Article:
By Olivia Holmes
Through the thirteenth century Western Europe witnessed an explosion in vernacular literacy, leading to a wide physique of manuscript anthologies of secular and renowned troubadour lyrics. presently afterwards, those multi-authored compilations have been succeeded via books of poems by way of unmarried authors, particularly via Petrarch throughout the 14th century. This exact but readable thesis attracts on an intensive variety of archival resources to envision the explanations for this transition in Provencal and Italian literature, combining basic analyses of manuscripts and authors with particular reports of, for instance, Guittone d' Arezzo, Dante's Vita Nova , Nicolo de Rossi and Petrarch's Canzoniere . Extracts translated.
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Additional info for Assembling the Lyric Self: Authorship from Troubadour Song to Italian Poetry Book
The lover cannot sustain such noble sentiments for very long, however. In poem 10, a discrepancy becomes apparent between the speaker’s true feelings and the expression of those feelings, or (to use the texts’ own language) between razo and canso: Ses dessir eses raisson. Que non ai don sia gais. Me ven enmon cor em nais. Un dolz voler qem somon. Qeu chan e fassa chanchon. (79vD) Without desire and without a motive, for I don’t have a reason to be happy, arrives and arises in my heart a sweet urge that summons me to sing and compose a song.
79rB) Lady, if you are angry at me, I do not defend myself at all, nor do I take myself away or flee from you, for since I met you, I have never courted another woman. He puts himself at her mercy and swears his constant fidelity. He will not seek “ioi ni salut” (happiness and salvation) without her even in God. Jeanroy and Salverda de Grave believe that the following canso, “En aissi com son plus car” (poem 9), was composed later than all the others, because in a tornada not present in ms. 25 It does not come at the end of the sequence in D, however, and like the previous poem, it is closely related to “Hanc henemis” (poem 6), having the same rhyme scheme, and two of the same rhyme sounds.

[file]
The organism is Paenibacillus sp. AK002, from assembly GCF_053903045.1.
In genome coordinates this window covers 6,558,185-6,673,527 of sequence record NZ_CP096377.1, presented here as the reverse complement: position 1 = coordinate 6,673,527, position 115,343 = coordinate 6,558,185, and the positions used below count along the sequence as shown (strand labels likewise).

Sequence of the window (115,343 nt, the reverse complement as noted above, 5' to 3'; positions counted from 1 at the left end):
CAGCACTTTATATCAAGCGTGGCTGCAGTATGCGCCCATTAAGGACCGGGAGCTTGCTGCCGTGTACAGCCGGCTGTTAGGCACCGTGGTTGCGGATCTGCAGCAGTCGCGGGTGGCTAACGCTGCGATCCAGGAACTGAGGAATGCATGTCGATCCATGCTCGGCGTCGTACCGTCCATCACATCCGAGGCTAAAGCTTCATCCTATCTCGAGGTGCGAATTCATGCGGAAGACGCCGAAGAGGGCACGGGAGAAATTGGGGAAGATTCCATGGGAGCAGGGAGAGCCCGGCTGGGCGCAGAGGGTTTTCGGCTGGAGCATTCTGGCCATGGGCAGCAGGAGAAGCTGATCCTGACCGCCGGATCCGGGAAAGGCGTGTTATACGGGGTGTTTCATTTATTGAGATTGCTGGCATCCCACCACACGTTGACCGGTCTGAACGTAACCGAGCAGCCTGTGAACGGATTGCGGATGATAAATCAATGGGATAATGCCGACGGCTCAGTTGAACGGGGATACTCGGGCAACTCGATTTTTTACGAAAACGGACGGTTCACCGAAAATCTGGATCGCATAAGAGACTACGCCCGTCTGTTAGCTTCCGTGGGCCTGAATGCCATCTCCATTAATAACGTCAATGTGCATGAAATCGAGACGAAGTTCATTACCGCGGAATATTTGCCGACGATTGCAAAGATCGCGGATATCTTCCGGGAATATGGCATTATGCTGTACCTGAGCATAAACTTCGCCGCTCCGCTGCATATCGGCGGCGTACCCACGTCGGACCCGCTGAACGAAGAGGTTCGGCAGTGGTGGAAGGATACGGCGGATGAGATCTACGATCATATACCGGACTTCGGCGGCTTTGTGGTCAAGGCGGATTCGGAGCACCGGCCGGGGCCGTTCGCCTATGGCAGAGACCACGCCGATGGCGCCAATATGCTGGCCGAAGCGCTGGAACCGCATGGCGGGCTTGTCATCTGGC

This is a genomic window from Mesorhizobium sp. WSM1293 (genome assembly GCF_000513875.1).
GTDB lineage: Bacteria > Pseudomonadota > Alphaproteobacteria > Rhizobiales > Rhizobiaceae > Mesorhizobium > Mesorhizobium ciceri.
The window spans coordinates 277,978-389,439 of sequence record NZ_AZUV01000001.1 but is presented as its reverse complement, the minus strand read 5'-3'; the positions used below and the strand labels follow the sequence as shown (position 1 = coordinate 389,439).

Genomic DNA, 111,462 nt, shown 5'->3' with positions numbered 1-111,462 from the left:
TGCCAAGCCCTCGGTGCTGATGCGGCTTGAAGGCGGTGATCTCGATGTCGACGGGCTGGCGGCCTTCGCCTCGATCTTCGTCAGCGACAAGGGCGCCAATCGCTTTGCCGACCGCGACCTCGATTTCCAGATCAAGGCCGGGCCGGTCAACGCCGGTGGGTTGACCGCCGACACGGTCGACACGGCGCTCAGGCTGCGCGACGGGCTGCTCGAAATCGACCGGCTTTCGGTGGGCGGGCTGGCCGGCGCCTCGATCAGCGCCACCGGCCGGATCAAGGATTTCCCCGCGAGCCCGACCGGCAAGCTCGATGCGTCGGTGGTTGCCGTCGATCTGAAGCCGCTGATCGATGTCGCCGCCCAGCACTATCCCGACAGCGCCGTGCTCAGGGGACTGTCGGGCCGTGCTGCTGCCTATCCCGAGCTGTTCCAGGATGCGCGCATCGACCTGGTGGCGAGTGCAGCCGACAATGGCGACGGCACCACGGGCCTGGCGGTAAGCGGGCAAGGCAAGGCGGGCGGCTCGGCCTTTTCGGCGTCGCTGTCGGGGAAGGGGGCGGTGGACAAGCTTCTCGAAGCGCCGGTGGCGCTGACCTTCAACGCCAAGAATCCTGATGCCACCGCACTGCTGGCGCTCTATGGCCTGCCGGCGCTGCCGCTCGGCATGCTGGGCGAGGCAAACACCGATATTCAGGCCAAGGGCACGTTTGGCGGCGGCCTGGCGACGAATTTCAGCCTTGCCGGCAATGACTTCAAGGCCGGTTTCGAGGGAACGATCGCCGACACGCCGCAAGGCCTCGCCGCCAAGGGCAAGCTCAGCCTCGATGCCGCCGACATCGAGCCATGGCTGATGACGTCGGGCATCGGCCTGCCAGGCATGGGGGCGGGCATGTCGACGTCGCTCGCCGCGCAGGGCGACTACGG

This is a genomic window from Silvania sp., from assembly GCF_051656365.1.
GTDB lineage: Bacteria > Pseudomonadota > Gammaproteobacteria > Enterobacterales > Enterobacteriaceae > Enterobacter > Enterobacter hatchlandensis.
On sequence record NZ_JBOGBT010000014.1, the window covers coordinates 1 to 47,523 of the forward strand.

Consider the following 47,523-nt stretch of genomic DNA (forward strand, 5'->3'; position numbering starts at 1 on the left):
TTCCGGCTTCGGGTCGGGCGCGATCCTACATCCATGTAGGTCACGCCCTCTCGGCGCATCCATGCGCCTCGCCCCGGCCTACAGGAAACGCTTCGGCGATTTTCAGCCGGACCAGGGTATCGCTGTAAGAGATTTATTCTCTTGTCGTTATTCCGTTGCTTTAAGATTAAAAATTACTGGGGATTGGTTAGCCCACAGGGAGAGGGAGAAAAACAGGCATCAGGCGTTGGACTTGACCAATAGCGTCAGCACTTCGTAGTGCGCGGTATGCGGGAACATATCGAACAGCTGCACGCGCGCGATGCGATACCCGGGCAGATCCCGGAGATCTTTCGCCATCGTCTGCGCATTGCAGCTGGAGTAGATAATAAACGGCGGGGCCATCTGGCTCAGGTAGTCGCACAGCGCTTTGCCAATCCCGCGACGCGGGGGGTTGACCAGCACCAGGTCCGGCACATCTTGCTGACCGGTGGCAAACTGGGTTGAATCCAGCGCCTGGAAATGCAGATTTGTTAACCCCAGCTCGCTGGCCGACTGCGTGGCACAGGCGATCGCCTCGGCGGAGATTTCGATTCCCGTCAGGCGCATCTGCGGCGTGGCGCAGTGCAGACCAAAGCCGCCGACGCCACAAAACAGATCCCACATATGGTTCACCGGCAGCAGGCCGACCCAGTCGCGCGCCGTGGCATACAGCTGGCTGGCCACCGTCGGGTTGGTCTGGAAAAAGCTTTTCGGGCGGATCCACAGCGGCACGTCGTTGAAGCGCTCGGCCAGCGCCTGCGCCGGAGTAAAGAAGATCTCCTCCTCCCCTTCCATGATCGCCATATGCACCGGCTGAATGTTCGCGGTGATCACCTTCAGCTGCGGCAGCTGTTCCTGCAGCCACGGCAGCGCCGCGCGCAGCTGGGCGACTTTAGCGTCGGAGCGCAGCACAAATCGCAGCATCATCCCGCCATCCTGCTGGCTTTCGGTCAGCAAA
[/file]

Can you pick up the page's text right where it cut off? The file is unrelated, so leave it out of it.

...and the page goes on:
21 In the poem that follows, “Servit aurai loniamen,” the lover debates whether he should remain faithful to his lady, who keeps him dangling in this way (“caissim vai volven”) (77vD), but then resolves that he should. He is well aware that he is wasting his time, however (“ipert mos iornals”) (78rA). The fourth poem, “Estat ai fort longamen,” has the same meter and rhyme words as the previous one, but the relationship between the lover and the lady has worsened in the interval between them. In the first stanza, the speaker calls the lady “falsa leials” — she has apparently been unfaithful to him — and says that he no longer expects from her any gift or compensation, nor any kind of reconciliation.
Assembling the Lyric Self: Authorship from Troubadour Song to Italian Poetry Book by Olivia Holmes